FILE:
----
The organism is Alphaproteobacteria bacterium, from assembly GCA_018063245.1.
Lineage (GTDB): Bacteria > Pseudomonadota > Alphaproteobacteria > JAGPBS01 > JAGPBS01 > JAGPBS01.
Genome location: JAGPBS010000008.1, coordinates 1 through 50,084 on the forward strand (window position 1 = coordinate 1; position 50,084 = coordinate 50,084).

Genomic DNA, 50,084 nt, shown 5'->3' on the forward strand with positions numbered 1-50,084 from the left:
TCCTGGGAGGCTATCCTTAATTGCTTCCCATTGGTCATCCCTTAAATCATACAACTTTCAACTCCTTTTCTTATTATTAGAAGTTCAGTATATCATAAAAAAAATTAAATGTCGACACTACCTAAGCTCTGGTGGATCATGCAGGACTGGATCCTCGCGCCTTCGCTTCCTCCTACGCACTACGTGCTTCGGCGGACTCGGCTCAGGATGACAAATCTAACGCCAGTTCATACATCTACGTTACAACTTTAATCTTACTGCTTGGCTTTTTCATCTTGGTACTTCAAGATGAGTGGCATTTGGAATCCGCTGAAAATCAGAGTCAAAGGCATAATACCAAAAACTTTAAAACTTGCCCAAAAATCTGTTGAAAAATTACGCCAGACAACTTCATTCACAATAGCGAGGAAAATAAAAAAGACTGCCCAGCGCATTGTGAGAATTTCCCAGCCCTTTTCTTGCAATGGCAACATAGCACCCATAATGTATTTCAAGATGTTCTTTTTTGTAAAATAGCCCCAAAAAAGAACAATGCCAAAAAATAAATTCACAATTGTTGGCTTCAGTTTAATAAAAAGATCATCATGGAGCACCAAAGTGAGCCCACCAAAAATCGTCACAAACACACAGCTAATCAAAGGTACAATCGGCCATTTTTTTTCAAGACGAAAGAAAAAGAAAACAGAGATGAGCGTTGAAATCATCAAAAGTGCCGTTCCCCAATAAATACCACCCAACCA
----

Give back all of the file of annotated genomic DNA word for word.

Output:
The organism is Alphaproteobacteria bacterium, from assembly GCA_018063245.1.
Lineage (GTDB): Bacteria > Pseudomonadota > Alphaproteobacteria > JAGPBS01 > JAGPBS01 > JAGPBS01.
Genome location: JAGPBS010000008.1, coordinates 1 through 50,084 on the forward strand (window position 1 = coordinate 1; position 50,084 = coordinate 50,084).

Genomic DNA, 50,084 nt, shown 5'->3' on the forward strand with positions numbered 1-50,084 from the left:
TCCTGGGAGGCTATCCTTAATTGCTTCCCATTGGTCATCCCTTAAATCATACAACTTTCAACTCCTTTTCTTATTATTAGAAGTTCAGTATATCATAAAAAAAATTAAATGTCGACACTACCTAAGCTCTGGTGGATCATGCAGGACTGGATCCTCGCGCCTTCGCTTCCTCCTACGCACTACGTGCTTCGGCGGACTCGGCTCAGGATGACAAATCTAACGCCAGTTCATACATCTACGTTACAACTTTAATCTTACTGCTTGGCTTTTTCATCTTGGTACTTCAAGATGAGTGGCATTTGGAATCCGCTGAAAATCAGAGTCAAAGGCATAATACCAAAAACTTTAAAACTTGCCCAAAAATCTGTTGAAAAATTACGCCAGACAACTTCATTCACAATAGCGAGGAAAATAAAAAAGACTGCCCAGCGCATTGTGAGAATTTCCCAGCCCTTTTCTTGCAATGGCAACATAGCACCCATAATGTATTTCAAGATGTTCTTTTTTGTAAAATAGCCCCAAAAAAGAACAATGCCAAAAAATAAATTCACAATTGTTGGCTTCAGTTTAATAAAAAGATCATCATGGAGCACCAAAGTGAGCCCACCAAAAATCGTCACAAACACACAGCTAATCAAAGGTACAATCGGCCATTTTTTTTCAAGACGAAAGAAAAAGAAAACAGAGATGAGCGTTGAAATCATCAAAAGTGCCGTTCCCCAATAAATACCACCCAACCA